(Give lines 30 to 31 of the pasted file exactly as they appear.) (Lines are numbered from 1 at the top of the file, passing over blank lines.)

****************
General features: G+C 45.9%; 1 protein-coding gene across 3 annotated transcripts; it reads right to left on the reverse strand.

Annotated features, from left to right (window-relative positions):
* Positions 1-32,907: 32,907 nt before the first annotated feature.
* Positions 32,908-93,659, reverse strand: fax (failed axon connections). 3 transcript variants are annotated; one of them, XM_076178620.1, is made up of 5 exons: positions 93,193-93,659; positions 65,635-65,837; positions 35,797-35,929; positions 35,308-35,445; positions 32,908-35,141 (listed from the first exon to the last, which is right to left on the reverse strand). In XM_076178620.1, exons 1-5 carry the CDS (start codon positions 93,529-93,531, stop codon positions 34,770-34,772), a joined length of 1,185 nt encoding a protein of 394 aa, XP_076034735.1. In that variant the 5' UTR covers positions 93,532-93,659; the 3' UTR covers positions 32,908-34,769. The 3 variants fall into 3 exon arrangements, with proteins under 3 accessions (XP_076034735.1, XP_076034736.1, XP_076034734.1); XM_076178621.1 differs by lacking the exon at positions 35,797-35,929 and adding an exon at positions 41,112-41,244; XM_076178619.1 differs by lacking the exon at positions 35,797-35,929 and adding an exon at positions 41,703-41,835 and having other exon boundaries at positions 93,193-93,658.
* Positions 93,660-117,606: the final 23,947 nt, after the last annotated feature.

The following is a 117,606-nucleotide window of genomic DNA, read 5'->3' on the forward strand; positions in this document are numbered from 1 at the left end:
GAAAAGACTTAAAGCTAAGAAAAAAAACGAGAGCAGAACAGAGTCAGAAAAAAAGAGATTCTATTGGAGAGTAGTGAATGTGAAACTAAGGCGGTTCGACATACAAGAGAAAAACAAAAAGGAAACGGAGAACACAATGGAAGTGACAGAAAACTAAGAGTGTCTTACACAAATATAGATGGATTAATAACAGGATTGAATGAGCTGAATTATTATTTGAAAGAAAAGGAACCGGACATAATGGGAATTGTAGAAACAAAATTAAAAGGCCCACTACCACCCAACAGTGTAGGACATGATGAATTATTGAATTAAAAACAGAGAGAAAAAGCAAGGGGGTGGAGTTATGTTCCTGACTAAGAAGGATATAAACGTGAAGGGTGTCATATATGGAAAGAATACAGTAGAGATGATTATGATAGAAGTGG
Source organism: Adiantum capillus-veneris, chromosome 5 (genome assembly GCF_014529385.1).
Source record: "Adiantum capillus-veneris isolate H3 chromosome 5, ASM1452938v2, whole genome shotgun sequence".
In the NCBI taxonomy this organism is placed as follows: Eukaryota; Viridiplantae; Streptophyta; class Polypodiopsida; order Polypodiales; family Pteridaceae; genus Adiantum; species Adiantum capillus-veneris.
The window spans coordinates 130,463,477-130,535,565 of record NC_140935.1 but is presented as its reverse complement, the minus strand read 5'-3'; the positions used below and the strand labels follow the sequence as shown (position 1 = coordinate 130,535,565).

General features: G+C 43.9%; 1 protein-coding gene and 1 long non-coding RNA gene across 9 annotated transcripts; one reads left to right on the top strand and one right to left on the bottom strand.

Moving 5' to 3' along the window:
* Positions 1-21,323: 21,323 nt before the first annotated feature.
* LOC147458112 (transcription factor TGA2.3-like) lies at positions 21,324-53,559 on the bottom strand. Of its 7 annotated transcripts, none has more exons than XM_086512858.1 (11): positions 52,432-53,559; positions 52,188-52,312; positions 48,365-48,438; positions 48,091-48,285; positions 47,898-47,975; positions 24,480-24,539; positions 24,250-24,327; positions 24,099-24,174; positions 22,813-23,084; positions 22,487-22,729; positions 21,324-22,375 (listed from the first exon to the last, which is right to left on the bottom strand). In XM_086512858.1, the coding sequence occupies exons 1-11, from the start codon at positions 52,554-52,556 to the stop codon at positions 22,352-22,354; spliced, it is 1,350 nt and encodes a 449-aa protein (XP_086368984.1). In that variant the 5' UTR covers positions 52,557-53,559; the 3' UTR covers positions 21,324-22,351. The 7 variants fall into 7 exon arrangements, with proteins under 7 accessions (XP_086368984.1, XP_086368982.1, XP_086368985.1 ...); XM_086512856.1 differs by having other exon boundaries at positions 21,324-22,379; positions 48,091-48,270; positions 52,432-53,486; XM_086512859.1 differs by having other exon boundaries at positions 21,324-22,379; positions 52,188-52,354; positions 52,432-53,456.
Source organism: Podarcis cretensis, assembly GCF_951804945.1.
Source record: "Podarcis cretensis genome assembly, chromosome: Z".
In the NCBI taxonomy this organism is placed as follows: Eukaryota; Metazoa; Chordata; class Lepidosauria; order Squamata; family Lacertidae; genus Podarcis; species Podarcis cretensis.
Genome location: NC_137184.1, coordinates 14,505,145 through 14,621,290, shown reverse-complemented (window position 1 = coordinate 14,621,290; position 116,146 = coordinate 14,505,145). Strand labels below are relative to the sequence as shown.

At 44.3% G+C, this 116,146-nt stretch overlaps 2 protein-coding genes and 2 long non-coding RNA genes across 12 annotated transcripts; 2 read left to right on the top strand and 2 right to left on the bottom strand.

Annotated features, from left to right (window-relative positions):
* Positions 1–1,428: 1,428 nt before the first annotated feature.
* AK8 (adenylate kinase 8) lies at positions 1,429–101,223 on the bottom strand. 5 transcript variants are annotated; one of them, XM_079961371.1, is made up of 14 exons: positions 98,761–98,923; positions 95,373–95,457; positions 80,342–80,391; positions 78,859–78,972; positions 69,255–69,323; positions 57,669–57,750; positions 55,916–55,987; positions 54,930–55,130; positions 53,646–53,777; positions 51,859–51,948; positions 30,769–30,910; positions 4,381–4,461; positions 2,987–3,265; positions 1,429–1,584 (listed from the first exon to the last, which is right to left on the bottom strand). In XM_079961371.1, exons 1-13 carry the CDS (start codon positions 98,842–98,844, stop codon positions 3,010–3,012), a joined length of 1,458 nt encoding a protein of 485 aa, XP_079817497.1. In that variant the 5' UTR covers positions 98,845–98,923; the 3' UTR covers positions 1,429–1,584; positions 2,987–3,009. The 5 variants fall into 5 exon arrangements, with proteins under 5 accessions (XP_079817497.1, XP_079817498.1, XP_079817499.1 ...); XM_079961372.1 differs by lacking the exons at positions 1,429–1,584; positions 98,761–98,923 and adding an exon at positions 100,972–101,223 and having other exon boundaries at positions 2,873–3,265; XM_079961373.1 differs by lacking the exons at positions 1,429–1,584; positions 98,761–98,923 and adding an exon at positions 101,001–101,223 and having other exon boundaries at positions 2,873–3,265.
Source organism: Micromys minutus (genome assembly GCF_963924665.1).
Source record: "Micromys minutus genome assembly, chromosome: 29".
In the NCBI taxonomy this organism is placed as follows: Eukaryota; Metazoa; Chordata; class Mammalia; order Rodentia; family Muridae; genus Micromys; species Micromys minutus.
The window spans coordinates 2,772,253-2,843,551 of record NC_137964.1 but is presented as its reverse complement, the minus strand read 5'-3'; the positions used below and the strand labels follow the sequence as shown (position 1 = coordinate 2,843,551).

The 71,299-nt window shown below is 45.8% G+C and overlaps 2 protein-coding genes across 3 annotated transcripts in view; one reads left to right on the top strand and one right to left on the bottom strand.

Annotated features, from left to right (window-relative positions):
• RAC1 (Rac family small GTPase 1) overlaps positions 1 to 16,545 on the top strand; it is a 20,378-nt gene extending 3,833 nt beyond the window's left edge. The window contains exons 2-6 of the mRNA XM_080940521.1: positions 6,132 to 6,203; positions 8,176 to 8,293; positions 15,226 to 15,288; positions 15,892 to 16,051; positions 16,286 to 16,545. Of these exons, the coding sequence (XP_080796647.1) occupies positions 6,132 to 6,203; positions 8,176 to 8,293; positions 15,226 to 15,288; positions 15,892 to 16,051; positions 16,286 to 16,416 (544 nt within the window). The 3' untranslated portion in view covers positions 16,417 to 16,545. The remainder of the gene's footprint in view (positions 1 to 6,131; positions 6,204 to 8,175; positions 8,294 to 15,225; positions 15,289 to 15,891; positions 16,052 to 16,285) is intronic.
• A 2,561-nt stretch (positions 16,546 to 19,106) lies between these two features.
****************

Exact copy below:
• RAC1 (Rac family small GTPase 1) overlaps positions 1 to 16,545 on the top strand; it is a 20,378-nt gene extending 3,833 nt beyond the window's left edge. The window contains exons 2-6 of the mRNA XM_080940521.1: positions 6,132 to 6,203; positions 8,176 to 8,293; positions 15,226 to 15,288; positions 15,892 to 16,051; positions 16,286 to 16,545. Of these exons, the coding sequence (XP_080796647.1) occupies positions 6,132 to 6,203; positions 8,176 to 8,293; positions 15,226 to 15,288; positions 15,892 to 16,051; positions 16,286 to 16,416 (544 nt within the window). The 3' untranslated portion in view covers positions 16,417 to 16,545. The remainder of the gene's footprint in view (positions 1 to 6,131; positions 6,204 to 8,175; positions 8,294 to 15,225; positions 15,289 to 15,891; positions 16,052 to 16,285) is intronic.
• A 2,561-nt stretch (positions 16,546 to 19,106) lies between these two features.